Japan confirmed Wednesday freelance journalist Jumpei Yasuda has been released after more than three years of captivity in Syria and is now in Turkey, and will be coming home as soon as possible.
"I have received a report that he is speaking normally to (Japanese) embassy officials," Prime Minister Shinzo Abe told reporters.
Japanese officials had been trying to verify whether a man who had arrived at an immigration facility in the southern Turkish city of Antakya near the border with Syria was indeed the 44-year-old journalist, after being informed of his release Tuesday night by Qatar.
A man appearing to be Yasuda later left the facility by car and arrived at an airport in the southern Turkish province of Hatay. Escorted by two security officers, he went into the building through a VIP entrance.
Yasuda entered Syria from Hatay in June 2015 to cover the civil war and then disappeared, apparently after being taken hostage by a militant group.
In a video clip released by the Hatay provincial government, where the immigration facility is located, Yasuda, with relatively short hair and a long beard, said in English that after being in Syria for 40 months "I am...in Turkey. Now, I'm in a safe condition. Thank you very much."
[Video courtesy of the office of Turkey's Hatay governor]
Foreign Minister Taro Kono told reporters that the government has been informed that he "looks healthy at first glance."
"We hope to bring him back home in the fastest way possible after checking the condition of his health," Kono said at the Foreign Ministry.
The parents of Yasuda released a statement saying they are "grateful from the bottom of our hearts and deeply touched by this delight."
At the same time, they said, "We apologize sincerely for causing great worry and trouble to everyone."
While Yasuda has said it is meaningful for a journalist to go to conflict zones abroad to obtain information that is not under government control, some people have criticized that behavior as irresponsible.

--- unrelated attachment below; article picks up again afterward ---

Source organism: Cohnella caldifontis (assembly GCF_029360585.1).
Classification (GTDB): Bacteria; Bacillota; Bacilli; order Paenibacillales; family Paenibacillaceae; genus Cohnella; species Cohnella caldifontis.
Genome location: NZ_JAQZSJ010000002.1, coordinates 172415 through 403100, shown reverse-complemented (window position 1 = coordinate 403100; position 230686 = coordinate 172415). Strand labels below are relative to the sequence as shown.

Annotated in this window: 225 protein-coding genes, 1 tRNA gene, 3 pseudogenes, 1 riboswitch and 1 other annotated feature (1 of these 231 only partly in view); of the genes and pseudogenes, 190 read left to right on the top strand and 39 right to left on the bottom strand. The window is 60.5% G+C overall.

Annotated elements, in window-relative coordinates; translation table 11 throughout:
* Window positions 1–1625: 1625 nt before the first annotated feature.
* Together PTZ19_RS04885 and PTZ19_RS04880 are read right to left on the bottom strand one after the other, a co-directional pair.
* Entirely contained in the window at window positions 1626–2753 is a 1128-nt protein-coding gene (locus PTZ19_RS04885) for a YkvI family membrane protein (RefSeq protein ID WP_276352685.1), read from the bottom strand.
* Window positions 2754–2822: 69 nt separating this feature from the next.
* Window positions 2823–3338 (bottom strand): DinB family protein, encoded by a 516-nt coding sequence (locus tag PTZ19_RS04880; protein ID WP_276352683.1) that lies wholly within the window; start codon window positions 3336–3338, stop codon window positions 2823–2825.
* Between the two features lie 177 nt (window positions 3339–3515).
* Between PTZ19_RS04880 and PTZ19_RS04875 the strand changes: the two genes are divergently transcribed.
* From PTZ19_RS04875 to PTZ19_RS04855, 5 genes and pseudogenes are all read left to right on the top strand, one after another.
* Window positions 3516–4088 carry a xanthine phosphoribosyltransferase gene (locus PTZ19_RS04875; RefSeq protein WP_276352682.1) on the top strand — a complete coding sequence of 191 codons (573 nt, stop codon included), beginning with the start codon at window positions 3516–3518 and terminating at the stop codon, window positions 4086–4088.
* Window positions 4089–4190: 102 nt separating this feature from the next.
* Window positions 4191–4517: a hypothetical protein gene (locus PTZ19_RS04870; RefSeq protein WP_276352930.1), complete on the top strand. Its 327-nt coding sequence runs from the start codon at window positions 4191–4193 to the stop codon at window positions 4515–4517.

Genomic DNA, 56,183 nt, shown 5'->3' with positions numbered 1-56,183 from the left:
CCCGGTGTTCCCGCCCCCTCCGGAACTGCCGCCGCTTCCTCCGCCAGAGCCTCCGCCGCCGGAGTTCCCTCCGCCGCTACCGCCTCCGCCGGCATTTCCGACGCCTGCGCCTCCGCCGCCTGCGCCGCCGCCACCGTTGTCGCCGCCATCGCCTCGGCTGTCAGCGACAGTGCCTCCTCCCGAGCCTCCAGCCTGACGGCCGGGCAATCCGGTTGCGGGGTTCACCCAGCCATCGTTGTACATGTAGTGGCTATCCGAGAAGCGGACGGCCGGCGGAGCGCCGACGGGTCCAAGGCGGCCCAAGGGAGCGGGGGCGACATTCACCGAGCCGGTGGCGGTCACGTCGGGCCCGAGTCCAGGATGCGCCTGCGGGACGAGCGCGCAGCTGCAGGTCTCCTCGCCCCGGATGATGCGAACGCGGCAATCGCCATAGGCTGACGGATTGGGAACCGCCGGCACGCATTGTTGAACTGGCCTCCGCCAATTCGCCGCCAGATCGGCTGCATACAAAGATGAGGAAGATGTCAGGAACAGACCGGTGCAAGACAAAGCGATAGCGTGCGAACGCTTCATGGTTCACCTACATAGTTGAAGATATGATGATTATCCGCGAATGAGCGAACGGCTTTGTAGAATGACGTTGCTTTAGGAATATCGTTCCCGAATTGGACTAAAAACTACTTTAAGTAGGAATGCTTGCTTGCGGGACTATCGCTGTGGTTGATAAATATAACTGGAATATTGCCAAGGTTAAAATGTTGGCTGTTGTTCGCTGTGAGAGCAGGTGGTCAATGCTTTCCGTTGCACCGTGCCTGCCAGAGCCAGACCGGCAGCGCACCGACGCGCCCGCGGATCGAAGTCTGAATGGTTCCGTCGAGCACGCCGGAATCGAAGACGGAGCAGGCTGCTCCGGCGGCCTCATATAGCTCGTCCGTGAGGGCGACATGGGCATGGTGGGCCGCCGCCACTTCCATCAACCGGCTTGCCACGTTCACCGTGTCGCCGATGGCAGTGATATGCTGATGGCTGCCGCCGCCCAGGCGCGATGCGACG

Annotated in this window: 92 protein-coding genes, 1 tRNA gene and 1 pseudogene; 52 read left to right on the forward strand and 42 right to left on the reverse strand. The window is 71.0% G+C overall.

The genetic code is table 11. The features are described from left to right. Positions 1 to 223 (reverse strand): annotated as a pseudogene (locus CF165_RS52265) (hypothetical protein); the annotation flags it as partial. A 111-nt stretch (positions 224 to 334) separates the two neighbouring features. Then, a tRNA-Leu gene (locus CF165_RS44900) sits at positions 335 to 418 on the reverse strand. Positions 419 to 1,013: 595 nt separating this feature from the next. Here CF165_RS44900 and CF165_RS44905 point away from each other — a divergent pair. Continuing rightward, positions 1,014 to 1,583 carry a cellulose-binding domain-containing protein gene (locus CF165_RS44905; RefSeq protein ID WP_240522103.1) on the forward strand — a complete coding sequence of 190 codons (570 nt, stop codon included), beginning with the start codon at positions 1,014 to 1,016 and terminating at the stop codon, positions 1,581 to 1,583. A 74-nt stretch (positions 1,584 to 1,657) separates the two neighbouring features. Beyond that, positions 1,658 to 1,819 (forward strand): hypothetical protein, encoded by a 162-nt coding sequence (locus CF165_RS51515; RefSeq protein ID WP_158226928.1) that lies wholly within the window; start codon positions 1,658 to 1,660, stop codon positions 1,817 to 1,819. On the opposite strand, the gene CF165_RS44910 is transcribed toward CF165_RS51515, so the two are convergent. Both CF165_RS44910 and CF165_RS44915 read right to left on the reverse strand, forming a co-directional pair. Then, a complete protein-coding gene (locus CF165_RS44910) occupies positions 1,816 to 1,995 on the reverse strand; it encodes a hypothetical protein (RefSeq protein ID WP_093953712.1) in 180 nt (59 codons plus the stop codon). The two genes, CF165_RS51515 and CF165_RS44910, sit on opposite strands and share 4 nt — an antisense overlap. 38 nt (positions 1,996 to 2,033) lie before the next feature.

Japan's top government spokesman Yoshihide Suga denied Wednesday that the government had paid a ransom to secure Yasuda's release.
But the Syrian Observatory for Human Rights, a Britain-based group monitoring the civil war, said based on information from "reliable sources," the deal to hand over Yasuda was carried out via "Qatari-Turkish sponsorship" and suggested a ransom was paid.
Although it was not immediately known how or why Yasuda, who often provided coverage on war zones, was freed, Suga indicated Qatar, which has some influence over Syrian rebel groups, and Turkey, Syria's northern neighbor, brokered negotiations.
The Japanese government had called for cooperation from Qatar and Turkey through the International Counter-Terrorism Intelligence Collection Unit, launched in 2015, to gather information on global militant groups.
Kono also said Japan "coordinated closely with countries such as Qatar and Turkey and did everything we could," in light of what would be the best way to secure Yasuda's safety.
"We feel grateful that his safety has been confirmed. We'd like to thank again the governments of Qatar and Turkey and the people concerned," he said.
After he went missing, footage apparently of Yasuda reading out a message in English to his family and the Japanese public was posted online in March 2016.
A Syrian man who uploaded the video at the time told Kyodo News that he had received it from a go-between for the al-Qaida-linked Nusra Front, which is now known as Hayat Tahrir al-Sham, or the Levant Liberation Committee.
The organization is the largest armed group in Syria's northwestern province of Idlib, the rebels' last major foothold, where Yasuda headed from Turkey.
In May 2016, an image surfaced of what appeared to be a bearded Yasuda holding a sign bearing a handwritten message in Japanese saying, "Please help. This is the last chance. Yasuda Jumpei."
Multiple video recordings showing a person believed to be Yasuda were also posted online in July this year.
(Still image from online video in July 2018)
While Yasuda was believed to be in the hands of the al-Qaida-linked group, some information suggested he had been handed over to a splinter organization.
Citing the sources, the Syrian Observatory for Human Rights said Yasuda was most recently handed over to a Syrian ruler of the Islamic Party of Turkestan in the Syrian village of Kherbet Eljoz.
The monitoring body also said the kidnappers handed Yasuda to a military faction in Syria that is close to Turkish authorities.
In 2004, Yasuda was held by an armed group in Iraq while covering the conflict in that country, but he was released unhurt along with another Japanese man three days later.
In the years since, Yasuda continued to cover the Middle East. A native of Iruma, Saitama Prefecture, near Tokyo, he started his career in journalism in 1997 as a reporter with the Shinano Mainichi Shimbun, a local newspaper based in Nagano Prefecture in central Japan, and became a freelancer in 2003.